Grace Creates a New Social Reality

In light of yesterday's post about how seeing the gift of God creates a new social imagination, I'm reminded again of the analysis of John Barclay in his book Paul and the Gift

I've shared this material before, but I keep coming back to it, over and over again, I think it's so important.

Again, the main point that Barclay makes is how grace affects social relationships.

To recap, according to Barclay Paul's great theme concerned the incongruity of grace, that God gave the Christ-gift to the unworthy.

In the ancient context that was a revolutionary idea. According to the ancients, gifts were only to be given to worthy recipients to ensure the web of social reciprocity at the heart of the ancient gift economies.

We tend to miss the radical social implications of Paul's message of grace. We moderns tend to make grace a personal and psychological experience: I feel grateful because God loves me, an unworthy sinner.

But in Paul's context the message of incongruous grace--God gives gifts to the unworthy--blew up the entire ancient way of thinking about social relationships.

In short, rather than creating an internal, private experience grace creates a new social imagination and reality.

According to Paul, in the light of grace all previous cultural standards of significance and worth--how we divide up the winners and losers in any society--are dissolved and eradicated.

Grace is an acid that dissolves the social barriers that separate the winners from the losers.

A quote I've shared before from Barclay (p. 394-395):
The cross shatters every ordered system of norms, however embedded in the seemingly "natural" order of "the world"... the cross of Christ breaks believers' allegiance to pre-constituted notions of the honorable, the superior, and the right...Paul parades the cross as the standard by which every norm is judged and every value relativized...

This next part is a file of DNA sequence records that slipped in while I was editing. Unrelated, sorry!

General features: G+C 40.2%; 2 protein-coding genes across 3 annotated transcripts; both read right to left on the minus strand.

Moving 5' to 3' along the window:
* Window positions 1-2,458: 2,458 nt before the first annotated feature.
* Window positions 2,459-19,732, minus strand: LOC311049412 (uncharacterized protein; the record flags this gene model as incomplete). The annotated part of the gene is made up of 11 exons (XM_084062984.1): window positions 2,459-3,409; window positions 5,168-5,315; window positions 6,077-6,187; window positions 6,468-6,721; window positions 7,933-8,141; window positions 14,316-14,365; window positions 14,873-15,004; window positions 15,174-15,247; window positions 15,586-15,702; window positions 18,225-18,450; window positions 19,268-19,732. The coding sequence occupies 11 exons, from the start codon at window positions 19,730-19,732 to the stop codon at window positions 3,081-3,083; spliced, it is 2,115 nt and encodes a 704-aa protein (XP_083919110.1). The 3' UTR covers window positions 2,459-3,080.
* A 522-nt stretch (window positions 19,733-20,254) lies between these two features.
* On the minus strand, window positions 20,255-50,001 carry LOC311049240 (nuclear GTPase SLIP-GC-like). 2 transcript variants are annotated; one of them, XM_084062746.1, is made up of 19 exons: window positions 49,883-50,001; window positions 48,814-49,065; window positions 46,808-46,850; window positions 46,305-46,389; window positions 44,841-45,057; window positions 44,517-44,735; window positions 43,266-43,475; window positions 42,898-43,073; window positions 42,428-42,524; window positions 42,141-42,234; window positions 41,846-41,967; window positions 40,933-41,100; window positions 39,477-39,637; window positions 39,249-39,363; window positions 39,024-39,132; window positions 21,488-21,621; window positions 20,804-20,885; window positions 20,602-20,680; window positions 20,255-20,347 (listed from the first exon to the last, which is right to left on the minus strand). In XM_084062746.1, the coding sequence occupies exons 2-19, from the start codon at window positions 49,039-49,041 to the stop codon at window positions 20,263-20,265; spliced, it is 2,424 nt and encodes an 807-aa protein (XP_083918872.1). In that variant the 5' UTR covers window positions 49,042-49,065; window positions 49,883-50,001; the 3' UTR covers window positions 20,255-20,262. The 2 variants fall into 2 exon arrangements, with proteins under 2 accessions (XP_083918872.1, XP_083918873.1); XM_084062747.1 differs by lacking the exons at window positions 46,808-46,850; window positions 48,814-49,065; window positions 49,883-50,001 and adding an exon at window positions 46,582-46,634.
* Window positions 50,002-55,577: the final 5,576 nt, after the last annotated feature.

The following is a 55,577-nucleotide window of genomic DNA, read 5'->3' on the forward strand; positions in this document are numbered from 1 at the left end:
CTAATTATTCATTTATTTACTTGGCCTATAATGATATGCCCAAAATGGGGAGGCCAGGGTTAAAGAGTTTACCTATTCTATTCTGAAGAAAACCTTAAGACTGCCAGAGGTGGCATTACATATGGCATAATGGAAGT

[As used by Paul in his argument in Galatians] The enormous creativity made possible by this vision of reality is immediately obvious: "For neither circumcision counts for anything, nor uncircumcision, but new creation."... Paul announces the irrelevance of taxonomic systems by which society had been divided in subtly hierarchical terms: old "antinomies" are here discounted in the wake of a new reality that has completely reordered the world..[I]n context the primary focus is the social novelty of communities that disregard former boundaries by discounting old systems of worth. The "new creation" is indifferent to traditional regulative norms and generates new patterns of social practice. 
We can clearly see the social effect of grace in Paul's famous declaration in Galatians 3.28:
There is no longer Jew or Greek, there is no longer slave or free, there is no longer male and female; for all of you are one in Christ Jesus. 
For Paul these distinctions remain. Paul is a Jew and he is a man. But what has been "crucified" in Christ, to quote Barclay, is the "evaluative freight carried by these labels, the encoded distinctions of superiority and inferiority." Thus, "baptized believers are enabled and required to view each other without regard to these classifications of worth."

In short, grace creates a new social reality, the formation of communities that throw away cultural and social systems of worth to realize "new creation" in their midst through surprising, boundary-crossing communities. As Barclay writes:
Ancestry, education, and social power are subordinated to a common "calling" that disregards previous assumptions of worth (1 Cor. 1:26-31). Novel communities are encouraged to relativize the differences in culture, welcoming one another on the unconditional terms by which each was welcomed in Christ Jesus (Rom. 14-15).

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